There is an overwhelming number of new resources for chemistry that would likely benefit both librarians and students in terms of improving access to data and information. While commercial solutions provided by an institution may be the primary resources there is now an enormous range of online tools, databases, resources, apps for mobile devices and, increasingly, wikis. This presentation will provide an overview of how wiki-based resources for scientists are developing and will introduce a number of developing wikis. These include wikis that are being used to teach chemistry to students as well as to source information about scientists, scientific databases and mobile apps.

 

Engaging students in publishing on the internet early in their careers

Presentation given at ACS New Orleans Spring Meeting

As a result of the advent of internet technologies supporting participation on the internet via blogs, wikis and other social networking approaches, chemists now have an opportunity to contribute to the growing chemistry content on the web. As scientists an important skill to develop is the ability to succinctly report in a published format the details of scientific experimentation. The Royal Society of Chemistry provides a number of online systems to share chemistry data, the most well known of these being the ChemSpider database. In parallel the ChemSpider SyntheticPages (CSSP) platform is an online publishing platform for scientists, and especially students, to publish the details of chemical syntheses that they have performed. Using the rich capabilities of internet platforms, including the ability to display interactive spectral data and movies, CSSP is an ideal environment for students to publish their work, especially syntheses that might not support mainstream publication.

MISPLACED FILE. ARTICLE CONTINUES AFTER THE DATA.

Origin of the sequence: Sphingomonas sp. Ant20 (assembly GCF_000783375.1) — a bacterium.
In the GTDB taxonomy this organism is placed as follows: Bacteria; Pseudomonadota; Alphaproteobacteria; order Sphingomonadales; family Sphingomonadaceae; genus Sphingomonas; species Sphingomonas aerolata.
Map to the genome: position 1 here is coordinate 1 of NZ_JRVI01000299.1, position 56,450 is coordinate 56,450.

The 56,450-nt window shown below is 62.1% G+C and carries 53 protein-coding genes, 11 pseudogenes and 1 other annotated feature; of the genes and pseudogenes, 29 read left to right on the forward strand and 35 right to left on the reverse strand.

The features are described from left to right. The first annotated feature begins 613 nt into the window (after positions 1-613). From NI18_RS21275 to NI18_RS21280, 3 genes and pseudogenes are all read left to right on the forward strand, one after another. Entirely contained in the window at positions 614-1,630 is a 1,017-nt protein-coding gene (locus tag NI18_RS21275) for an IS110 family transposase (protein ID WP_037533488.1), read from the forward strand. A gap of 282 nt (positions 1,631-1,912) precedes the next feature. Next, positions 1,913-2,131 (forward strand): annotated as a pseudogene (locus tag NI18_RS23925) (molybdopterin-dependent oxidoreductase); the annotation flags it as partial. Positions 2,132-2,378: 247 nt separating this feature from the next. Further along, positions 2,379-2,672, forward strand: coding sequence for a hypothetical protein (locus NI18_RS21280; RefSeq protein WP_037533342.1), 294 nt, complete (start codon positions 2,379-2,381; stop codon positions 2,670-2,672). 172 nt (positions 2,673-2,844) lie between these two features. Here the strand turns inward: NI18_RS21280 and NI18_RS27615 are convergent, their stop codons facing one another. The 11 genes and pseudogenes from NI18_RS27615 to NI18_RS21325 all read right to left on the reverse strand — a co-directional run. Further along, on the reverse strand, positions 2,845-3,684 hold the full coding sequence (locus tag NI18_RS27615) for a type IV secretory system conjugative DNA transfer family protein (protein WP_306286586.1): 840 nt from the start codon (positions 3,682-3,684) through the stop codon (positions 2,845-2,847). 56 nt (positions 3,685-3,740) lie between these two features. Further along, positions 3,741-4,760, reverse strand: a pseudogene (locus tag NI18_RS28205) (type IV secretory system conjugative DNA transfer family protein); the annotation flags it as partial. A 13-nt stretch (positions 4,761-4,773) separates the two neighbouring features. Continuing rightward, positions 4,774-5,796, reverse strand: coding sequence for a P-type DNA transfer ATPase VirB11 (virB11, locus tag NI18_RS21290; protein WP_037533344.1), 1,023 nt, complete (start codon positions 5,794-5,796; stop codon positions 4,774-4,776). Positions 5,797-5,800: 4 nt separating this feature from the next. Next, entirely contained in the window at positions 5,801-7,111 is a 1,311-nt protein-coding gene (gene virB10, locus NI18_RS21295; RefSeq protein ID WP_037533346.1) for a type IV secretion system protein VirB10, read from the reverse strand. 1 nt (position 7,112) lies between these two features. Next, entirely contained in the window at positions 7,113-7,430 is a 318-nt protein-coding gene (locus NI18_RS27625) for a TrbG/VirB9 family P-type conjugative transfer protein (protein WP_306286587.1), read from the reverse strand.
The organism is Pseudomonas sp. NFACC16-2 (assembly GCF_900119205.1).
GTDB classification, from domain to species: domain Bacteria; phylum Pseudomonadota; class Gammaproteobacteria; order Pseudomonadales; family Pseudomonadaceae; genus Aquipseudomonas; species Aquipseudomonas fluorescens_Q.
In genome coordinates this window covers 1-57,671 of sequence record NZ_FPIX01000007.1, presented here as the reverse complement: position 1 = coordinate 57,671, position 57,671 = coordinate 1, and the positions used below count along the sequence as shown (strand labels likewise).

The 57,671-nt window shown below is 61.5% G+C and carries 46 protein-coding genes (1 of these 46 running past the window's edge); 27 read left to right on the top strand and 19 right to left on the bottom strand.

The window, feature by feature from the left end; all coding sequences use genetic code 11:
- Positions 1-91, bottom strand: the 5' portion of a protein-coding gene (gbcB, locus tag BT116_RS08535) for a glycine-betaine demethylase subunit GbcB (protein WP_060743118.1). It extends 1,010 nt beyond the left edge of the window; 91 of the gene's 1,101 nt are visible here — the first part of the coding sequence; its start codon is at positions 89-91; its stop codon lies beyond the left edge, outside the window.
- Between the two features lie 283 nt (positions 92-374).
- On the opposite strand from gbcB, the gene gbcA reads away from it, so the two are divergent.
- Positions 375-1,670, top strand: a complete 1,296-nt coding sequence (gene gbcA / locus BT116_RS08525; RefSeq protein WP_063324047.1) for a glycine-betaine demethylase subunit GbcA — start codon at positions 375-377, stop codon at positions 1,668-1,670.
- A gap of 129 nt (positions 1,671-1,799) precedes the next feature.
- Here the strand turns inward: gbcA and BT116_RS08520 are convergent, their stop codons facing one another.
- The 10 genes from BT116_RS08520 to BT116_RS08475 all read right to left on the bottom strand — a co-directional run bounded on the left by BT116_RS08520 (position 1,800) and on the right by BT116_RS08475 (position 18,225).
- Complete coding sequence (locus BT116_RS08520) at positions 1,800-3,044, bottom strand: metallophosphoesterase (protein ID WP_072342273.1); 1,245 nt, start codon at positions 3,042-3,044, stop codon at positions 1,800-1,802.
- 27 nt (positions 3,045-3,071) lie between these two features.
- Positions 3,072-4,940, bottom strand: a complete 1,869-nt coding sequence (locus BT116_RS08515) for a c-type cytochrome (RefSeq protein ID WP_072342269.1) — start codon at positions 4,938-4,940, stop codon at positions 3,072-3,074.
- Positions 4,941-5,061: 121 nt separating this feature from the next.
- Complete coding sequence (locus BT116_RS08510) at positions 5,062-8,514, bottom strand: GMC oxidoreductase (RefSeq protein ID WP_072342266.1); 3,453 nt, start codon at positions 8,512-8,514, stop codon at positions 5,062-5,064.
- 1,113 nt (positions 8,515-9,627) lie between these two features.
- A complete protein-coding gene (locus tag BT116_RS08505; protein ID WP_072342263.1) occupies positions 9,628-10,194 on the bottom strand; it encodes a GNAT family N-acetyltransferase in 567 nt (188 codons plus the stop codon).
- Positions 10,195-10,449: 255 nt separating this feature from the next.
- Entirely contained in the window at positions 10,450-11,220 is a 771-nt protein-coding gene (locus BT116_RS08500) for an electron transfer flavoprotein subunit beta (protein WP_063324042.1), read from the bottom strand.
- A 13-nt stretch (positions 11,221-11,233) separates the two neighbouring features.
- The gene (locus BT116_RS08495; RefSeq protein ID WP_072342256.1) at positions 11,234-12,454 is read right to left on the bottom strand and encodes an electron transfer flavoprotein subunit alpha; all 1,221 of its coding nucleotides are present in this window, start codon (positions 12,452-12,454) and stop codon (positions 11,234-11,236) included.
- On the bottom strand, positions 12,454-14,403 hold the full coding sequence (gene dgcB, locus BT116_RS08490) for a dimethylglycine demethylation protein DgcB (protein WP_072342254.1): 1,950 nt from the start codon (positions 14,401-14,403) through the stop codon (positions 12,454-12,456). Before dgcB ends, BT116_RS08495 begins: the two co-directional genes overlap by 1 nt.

ChemSpider – disseminating data and enabling an abundance of chemistry platforms

Presentation given at ACS New Orleans Spring Meeting

ChemSpider is one of the chemistry community’s primary public compound databases. Containing tens of millions of chemical compounds and its associated data ChemSpider serves data to many tens of websites and software applications at this point. This presentation will provide an overview of the expanding reach of the ChemSpider platform and the nature of solutions that it helps to enable. We will also discuss some of the future directions for the project that are envisaged and how we intend to continue expanding the impact for the platform.

 

Using the ImpactStory API to Integrate Impact Buttons to my CV Display

When I remember, and have a spare moment, I try to keep my publications and presentations list updated on my CV blog page. When the new ImpactStory API was announced I looked at integrating it into the page to display the ImpactStory buttons. It was simple to integrate and I have started working backwards from 2012 pasting in each API call. It allows for calls against PMID, DOIs, GITHUB and URLs. The details are here.

This is what part of the page looks like.

ImpactStory
An example of the API call required to display the buttons is below

<div data-api-key=”WILLIAMSfed86832″ data-id-type=”pmid” data-id=”23159359″ data-show-logo=”false” data-badge-size=”small”></div>

Hovering over the buttons pulls up the stats….

ImpactStory2

My actual ImpactStory collection is here and provides access to the detailed reports also.

 
 
Stop SOPA